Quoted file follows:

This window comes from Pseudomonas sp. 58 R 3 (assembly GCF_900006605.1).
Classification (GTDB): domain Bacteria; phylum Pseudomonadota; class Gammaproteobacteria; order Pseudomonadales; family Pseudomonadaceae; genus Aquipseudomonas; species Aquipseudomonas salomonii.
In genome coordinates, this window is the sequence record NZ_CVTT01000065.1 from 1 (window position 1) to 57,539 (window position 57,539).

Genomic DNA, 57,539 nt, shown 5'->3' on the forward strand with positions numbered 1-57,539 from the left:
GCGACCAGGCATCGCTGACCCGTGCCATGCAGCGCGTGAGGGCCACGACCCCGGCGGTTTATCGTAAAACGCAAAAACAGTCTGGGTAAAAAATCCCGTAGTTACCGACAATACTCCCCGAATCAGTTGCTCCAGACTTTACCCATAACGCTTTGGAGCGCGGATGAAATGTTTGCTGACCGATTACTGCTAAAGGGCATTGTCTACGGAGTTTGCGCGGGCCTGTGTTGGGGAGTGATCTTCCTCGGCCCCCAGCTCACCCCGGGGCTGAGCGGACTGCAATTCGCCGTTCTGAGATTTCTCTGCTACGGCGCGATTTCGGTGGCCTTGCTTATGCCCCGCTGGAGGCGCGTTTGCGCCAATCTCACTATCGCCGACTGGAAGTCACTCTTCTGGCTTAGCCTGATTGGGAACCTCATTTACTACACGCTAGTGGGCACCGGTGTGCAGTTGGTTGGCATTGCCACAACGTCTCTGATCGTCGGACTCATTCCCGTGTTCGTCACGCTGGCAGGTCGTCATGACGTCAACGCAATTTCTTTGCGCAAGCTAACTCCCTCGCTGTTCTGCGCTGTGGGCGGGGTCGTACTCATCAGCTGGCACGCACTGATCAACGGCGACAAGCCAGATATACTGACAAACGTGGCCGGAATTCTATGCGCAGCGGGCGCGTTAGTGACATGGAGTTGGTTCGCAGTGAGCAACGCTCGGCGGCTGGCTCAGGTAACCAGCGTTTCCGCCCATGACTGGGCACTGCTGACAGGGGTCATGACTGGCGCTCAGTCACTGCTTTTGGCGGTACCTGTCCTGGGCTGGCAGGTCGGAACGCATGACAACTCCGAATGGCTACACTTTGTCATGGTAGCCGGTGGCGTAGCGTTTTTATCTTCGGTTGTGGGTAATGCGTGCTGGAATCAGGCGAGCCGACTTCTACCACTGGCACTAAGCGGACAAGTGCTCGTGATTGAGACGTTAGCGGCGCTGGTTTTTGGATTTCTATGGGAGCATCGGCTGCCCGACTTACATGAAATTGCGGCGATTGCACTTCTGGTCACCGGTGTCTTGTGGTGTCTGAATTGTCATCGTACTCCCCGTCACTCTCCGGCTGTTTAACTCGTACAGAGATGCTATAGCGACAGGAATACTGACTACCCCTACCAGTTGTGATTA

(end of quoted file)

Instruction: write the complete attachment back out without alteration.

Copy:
This window comes from Pseudomonas sp. 58 R 3 (assembly GCF_900006605.1).
Classification (GTDB): domain Bacteria; phylum Pseudomonadota; class Gammaproteobacteria; order Pseudomonadales; family Pseudomonadaceae; genus Aquipseudomonas; species Aquipseudomonas salomonii.
In genome coordinates, this window is the sequence record NZ_CVTT01000065.1 from 1 (window position 1) to 57,539 (window position 57,539).

Genomic DNA, 57,539 nt, shown 5'->3' on the forward strand with positions numbered 1-57,539 from the left:
GCGACCAGGCATCGCTGACCCGTGCCATGCAGCGCGTGAGGGCCACGACCCCGGCGGTTTATCGTAAAACGCAAAAACAGTCTGGGTAAAAAATCCCGTAGTTACCGACAATACTCCCCGAATCAGTTGCTCCAGACTTTACCCATAACGCTTTGGAGCGCGGATGAAATGTTTGCTGACCGATTACTGCTAAAGGGCATTGTCTACGGAGTTTGCGCGGGCCTGTGTTGGGGAGTGATCTTCCTCGGCCCCCAGCTCACCCCGGGGCTGAGCGGACTGCAATTCGCCGTTCTGAGATTTCTCTGCTACGGCGCGATTTCGGTGGCCTTGCTTATGCCCCGCTGGAGGCGCGTTTGCGCCAATCTCACTATCGCCGACTGGAAGTCACTCTTCTGGCTTAGCCTGATTGGGAACCTCATTTACTACACGCTAGTGGGCACCGGTGTGCAGTTGGTTGGCATTGCCACAACGTCTCTGATCGTCGGACTCATTCCCGTGTTCGTCACGCTGGCAGGTCGTCATGACGTCAACGCAATTTCTTTGCGCAAGCTAACTCCCTCGCTGTTCTGCGCTGTGGGCGGGGTCGTACTCATCAGCTGGCACGCACTGATCAACGGCGACAAGCCAGATATACTGACAAACGTGGCCGGAATTCTATGCGCAGCGGGCGCGTTAGTGACATGGAGTTGGTTCGCAGTGAGCAACGCTCGGCGGCTGGCTCAGGTAACCAGCGTTTCCGCCCATGACTGGGCACTGCTGACAGGGGTCATGACTGGCGCTCAGTCACTGCTTTTGGCGGTACCTGTCCTGGGCTGGCAGGTCGGAACGCATGACAACTCCGAATGGCTACACTTTGTCATGGTAGCCGGTGGCGTAGCGTTTTTATCTTCGGTTGTGGGTAATGCGTGCTGGAATCAGGCGAGCCGACTTCTACCACTGGCACTAAGCGGACAAGTGCTCGTGATTGAGACGTTAGCGGCGCTGGTTTTTGGATTTCTATGGGAGCATCGGCTGCCCGACTTACATGAAATTGCGGCGATTGCACTTCTGGTCACCGGTGTCTTGTGGTGTCTGAATTGTCATCGTACTCCCCGTCACTCTCCGGCTGTTTAACTCGTACAGAGATGCTATAGCGACAGGAATACTGACTACCCCTACCAGTTGTGATTA